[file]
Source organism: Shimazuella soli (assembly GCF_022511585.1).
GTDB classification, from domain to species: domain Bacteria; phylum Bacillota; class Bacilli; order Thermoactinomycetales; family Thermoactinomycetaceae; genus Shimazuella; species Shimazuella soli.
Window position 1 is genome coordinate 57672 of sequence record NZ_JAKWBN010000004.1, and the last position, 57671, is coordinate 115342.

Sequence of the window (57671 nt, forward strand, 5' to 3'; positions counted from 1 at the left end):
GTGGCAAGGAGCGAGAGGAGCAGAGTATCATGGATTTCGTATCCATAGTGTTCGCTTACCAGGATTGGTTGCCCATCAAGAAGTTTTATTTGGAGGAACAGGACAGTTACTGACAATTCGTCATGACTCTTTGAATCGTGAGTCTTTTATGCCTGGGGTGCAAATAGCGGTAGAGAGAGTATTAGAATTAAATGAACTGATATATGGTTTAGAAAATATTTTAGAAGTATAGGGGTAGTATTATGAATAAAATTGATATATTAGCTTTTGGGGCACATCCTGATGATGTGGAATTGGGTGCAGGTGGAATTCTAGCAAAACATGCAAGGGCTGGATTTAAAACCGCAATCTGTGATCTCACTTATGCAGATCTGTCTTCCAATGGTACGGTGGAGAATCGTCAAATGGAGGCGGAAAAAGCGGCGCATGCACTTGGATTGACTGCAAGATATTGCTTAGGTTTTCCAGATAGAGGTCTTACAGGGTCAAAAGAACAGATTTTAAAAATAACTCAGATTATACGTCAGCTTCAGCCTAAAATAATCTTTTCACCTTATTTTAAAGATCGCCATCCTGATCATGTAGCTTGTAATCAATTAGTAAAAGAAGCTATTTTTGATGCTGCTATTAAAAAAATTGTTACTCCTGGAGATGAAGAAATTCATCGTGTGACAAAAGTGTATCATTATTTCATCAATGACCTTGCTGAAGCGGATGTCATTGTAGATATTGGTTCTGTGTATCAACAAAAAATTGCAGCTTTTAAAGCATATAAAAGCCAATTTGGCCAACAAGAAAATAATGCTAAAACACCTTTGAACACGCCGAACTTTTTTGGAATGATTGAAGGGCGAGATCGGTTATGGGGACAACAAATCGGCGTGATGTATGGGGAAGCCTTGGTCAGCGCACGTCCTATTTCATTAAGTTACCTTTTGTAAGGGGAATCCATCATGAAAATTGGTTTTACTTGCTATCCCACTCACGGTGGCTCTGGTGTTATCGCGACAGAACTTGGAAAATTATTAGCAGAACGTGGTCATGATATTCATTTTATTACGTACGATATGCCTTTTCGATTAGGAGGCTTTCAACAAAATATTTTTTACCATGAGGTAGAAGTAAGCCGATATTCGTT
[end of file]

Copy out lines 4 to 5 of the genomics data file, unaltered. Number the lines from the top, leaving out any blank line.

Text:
Sequence of the window (57671 nt, forward strand, 5' to 3'; positions counted from 1 at the left end):
GTGGCAAGGAGCGAGAGGAGCAGAGTATCATGGATTTCGTATCCATAGTGTTCGCTTACCAGGATTGGTTGCCCATCAAGAAGTTTTATTTGGAGGAACAGGACAGTTACTGACAATTCGTCATGACTCTTTGAATCGTGAGTCTTTTATGCCTGGGGTGCAAATAGCGGTAGAGAGAGTATTAGAATTAAATGAACTGATATATGGTTTAGAAAATATTTTAGAAGTATAGGGGTAGTATTATGAATAAAATTGATATATTAGCTTTTGGGGCACATCCTGATGATGTGGAATTGGGTGCAGGTGGAATTCTAGCAAAACATGCAAGGGCTGGATTTAAAACCGCAATCTGTGATCTCACTTATGCAGATCTGTCTTCCAATGGTACGGTGGAGAATCGTCAAATGGAGGCGGAAAAAGCGGCGCATGCACTTGGATTGACTGCAAGATATTGCTTAGGTTTTCCAGATAGAGGTCTTACAGGGTCAAAAGAACAGATTTTAAAAATAACTCAGATTATACGTCAGCTTCAGCCTAAAATAATCTTTTCACCTTATTTTAAAGATCGCCATCCTGATCATGTAGCTTGTAATCAATTAGTAAAAGAAGCTATTTTTGATGCTGCTATTAAAAAAATTGTTACTCCTGGAGATGAAGAAATTCATCGTGTGACAAAAGTGTATCATTATTTCATCAATGACCTTGCTGAAGCGGATGTCATTGTAGATATTGGTTCTGTGTATCAACAAAAAATTGCAGCTTTTAAAGCATATAAAAGCCAATTTGGCCAACAAGAAAATAATGCTAAAACACCTTTGAACACGCCGAACTTTTTTGGAATGATTGAAGGGCGAGATCGGTTATGGGGACAACAAATCGGCGTGATGTATGGGGAAGCCTTGGTCAGCGCACGTCCTATTTCATTAAGTTACCTTTTGTAAGGGGAATCCATCATGAAAATTGGTTTTACTTGCTATCCCACTCACGGTGGCTCTGGTGTTATCGCGACAGAACTTGGAAAATTATTAGCAGAACGTGGTCATGATATTCATTTTATTACGTACGATATGCCTTTTCGATTAGGAGGCTTTCAACAAAATATTTTTTACCATGAGGTAGAAGTAAGCCGATATTCGTT